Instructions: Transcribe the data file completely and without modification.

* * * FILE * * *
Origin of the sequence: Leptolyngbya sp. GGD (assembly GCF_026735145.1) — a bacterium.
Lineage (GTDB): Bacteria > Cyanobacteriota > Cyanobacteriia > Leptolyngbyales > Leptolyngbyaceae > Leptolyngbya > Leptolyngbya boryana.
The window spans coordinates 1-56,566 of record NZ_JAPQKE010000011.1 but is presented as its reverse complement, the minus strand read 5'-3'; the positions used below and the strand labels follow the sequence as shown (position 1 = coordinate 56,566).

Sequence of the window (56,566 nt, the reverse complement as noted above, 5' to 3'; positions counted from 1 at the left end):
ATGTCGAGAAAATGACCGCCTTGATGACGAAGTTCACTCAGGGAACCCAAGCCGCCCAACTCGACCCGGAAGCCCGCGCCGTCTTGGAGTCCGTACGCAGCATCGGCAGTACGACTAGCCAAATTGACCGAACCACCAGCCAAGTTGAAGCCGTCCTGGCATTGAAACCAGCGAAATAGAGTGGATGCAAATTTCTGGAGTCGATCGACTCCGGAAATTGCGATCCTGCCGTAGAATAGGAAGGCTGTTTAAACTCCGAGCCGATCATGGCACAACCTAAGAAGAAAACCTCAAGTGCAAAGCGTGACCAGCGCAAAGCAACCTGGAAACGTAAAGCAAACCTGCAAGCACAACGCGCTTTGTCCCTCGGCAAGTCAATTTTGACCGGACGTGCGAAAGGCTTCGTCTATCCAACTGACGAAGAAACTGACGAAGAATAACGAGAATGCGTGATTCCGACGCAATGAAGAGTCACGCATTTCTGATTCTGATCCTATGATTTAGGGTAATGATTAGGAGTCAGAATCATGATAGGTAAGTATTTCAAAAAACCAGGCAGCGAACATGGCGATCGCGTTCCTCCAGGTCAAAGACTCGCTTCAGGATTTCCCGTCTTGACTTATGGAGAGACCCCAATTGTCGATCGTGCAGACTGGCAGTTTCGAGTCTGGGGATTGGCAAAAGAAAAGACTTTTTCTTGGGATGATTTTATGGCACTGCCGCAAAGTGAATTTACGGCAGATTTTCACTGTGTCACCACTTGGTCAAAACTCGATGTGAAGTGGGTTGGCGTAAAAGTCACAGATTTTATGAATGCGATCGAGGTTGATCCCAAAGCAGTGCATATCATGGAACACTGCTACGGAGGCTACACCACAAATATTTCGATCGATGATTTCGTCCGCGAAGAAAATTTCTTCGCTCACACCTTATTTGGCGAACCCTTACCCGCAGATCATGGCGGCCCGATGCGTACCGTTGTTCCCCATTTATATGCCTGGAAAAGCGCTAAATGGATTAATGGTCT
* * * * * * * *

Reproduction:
Origin of the sequence: Leptolyngbya sp. GGD (assembly GCF_026735145.1) — a bacterium.
Lineage (GTDB): Bacteria > Cyanobacteriota > Cyanobacteriia > Leptolyngbyales > Leptolyngbyaceae > Leptolyngbya > Leptolyngbya boryana.
The window spans coordinates 1-56,566 of record NZ_JAPQKE010000011.1 but is presented as its reverse complement, the minus strand read 5'-3'; the positions used below and the strand labels follow the sequence as shown (position 1 = coordinate 56,566).

Sequence of the window (56,566 nt, the reverse complement as noted above, 5' to 3'; positions counted from 1 at the left end):
ATGTCGAGAAAATGACCGCCTTGATGACGAAGTTCACTCAGGGAACCCAAGCCGCCCAACTCGACCCGGAAGCCCGCGCCGTCTTGGAGTCCGTACGCAGCATCGGCAGTACGACTAGCCAAATTGACCGAACCACCAGCCAAGTTGAAGCCGTCCTGGCATTGAAACCAGCGAAATAGAGTGGATGCAAATTTCTGGAGTCGATCGACTCCGGAAATTGCGATCCTGCCGTAGAATAGGAAGGCTGTTTAAACTCCGAGCCGATCATGGCACAACCTAAGAAGAAAACCTCAAGTGCAAAGCGTGACCAGCGCAAAGCAACCTGGAAACGTAAAGCAAACCTGCAAGCACAACGCGCTTTGTCCCTCGGCAAGTCAATTTTGACCGGACGTGCGAAAGGCTTCGTCTATCCAACTGACGAAGAAACTGACGAAGAATAACGAGAATGCGTGATTCCGACGCAATGAAGAGTCACGCATTTCTGATTCTGATCCTATGATTTAGGGTAATGATTAGGAGTCAGAATCATGATAGGTAAGTATTTCAAAAAACCAGGCAGCGAACATGGCGATCGCGTTCCTCCAGGTCAAAGACTCGCTTCAGGATTTCCCGTCTTGACTTATGGAGAGACCCCAATTGTCGATCGTGCAGACTGGCAGTTTCGAGTCTGGGGATTGGCAAAAGAAAAGACTTTTTCTTGGGATGATTTTATGGCACTGCCGCAAAGTGAATTTACGGCAGATTTTCACTGTGTCACCACTTGGTCAAAACTCGATGTGAAGTGGGTTGGCGTAAAAGTCACAGATTTTATGAATGCGATCGAGGTTGATCCCAAAGCAGTGCATATCATGGAACACTGCTACGGAGGCTACACCACAAATATTTCGATCGATGATTTCGTCCGCGAAGAAAATTTCTTCGCTCACACCTTATTTGGCGAACCCTTACCCGCAGATCATGGCGGCCCGATGCGTACCGTTGTTCCCCATTTATATGCCTGGAAAAGCGCTAAATGGATTAATGGTCT